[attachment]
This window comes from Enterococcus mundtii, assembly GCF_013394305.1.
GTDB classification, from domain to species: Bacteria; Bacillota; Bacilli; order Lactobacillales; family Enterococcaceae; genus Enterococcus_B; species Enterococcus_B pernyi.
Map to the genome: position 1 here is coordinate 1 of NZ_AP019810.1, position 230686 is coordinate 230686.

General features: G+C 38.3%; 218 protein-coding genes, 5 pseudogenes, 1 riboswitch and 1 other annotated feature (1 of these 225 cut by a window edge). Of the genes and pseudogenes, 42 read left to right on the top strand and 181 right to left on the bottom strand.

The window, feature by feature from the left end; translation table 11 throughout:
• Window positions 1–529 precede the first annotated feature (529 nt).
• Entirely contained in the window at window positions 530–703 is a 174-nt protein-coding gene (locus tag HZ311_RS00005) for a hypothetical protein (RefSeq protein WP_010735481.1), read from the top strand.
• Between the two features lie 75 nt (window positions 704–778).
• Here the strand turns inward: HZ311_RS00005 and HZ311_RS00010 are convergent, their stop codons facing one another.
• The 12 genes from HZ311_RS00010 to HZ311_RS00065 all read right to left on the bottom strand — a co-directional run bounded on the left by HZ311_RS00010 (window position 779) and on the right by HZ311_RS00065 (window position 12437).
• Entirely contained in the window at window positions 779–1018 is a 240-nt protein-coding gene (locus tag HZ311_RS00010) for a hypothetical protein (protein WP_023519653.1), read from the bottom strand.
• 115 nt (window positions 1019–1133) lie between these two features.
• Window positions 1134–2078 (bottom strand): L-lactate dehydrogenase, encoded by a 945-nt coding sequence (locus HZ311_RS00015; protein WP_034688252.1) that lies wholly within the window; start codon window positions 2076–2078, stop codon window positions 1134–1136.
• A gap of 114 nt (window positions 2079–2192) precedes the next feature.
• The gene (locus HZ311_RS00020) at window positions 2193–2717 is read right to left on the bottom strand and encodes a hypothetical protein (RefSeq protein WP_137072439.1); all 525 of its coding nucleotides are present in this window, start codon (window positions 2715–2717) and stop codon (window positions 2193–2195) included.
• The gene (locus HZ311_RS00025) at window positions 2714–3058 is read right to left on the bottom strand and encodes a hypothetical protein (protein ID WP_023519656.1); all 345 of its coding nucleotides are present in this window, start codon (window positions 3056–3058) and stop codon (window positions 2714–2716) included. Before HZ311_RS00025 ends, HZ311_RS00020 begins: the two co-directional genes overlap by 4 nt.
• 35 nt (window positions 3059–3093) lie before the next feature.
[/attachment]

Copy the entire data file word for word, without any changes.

This window comes from Enterococcus mundtii, assembly GCF_013394305.1.
GTDB classification, from domain to species: Bacteria; Bacillota; Bacilli; order Lactobacillales; family Enterococcaceae; genus Enterococcus_B; species Enterococcus_B pernyi.
Map to the genome: position 1 here is coordinate 1 of NZ_AP019810.1, position 230686 is coordinate 230686.

General features: G+C 38.3%; 218 protein-coding genes, 5 pseudogenes, 1 riboswitch and 1 other annotated feature (1 of these 225 cut by a window edge). Of the genes and pseudogenes, 42 read left to right on the top strand and 181 right to left on the bottom strand.

The window, feature by feature from the left end; translation table 11 throughout:
• Window positions 1–529 precede the first annotated feature (529 nt).
• Entirely contained in the window at window positions 530–703 is a 174-nt protein-coding gene (locus tag HZ311_RS00005) for a hypothetical protein (RefSeq protein WP_010735481.1), read from the top strand.
• Between the two features lie 75 nt (window positions 704–778).
• Here the strand turns inward: HZ311_RS00005 and HZ311_RS00010 are convergent, their stop codons facing one another.
• The 12 genes from HZ311_RS00010 to HZ311_RS00065 all read right to left on the bottom strand — a co-directional run bounded on the left by HZ311_RS00010 (window position 779) and on the right by HZ311_RS00065 (window position 12437).
• Entirely contained in the window at window positions 779–1018 is a 240-nt protein-coding gene (locus tag HZ311_RS00010) for a hypothetical protein (protein WP_023519653.1), read from the bottom strand.
• 115 nt (window positions 1019–1133) lie between these two features.
• Window positions 1134–2078 (bottom strand): L-lactate dehydrogenase, encoded by a 945-nt coding sequence (locus HZ311_RS00015; protein WP_034688252.1) that lies wholly within the window; start codon window positions 2076–2078, stop codon window positions 1134–1136.
• A gap of 114 nt (window positions 2079–2192) precedes the next feature.
• The gene (locus HZ311_RS00020) at window positions 2193–2717 is read right to left on the bottom strand and encodes a hypothetical protein (RefSeq protein WP_137072439.1); all 525 of its coding nucleotides are present in this window, start codon (window positions 2715–2717) and stop codon (window positions 2193–2195) included.
• The gene (locus HZ311_RS00025) at window positions 2714–3058 is read right to left on the bottom strand and encodes a hypothetical protein (protein ID WP_023519656.1); all 345 of its coding nucleotides are present in this window, start codon (window positions 3056–3058) and stop codon (window positions 2714–2716) included. Before HZ311_RS00025 ends, HZ311_RS00020 begins: the two co-directional genes overlap by 4 nt.
• 35 nt (window positions 3059–3093) lie before the next feature.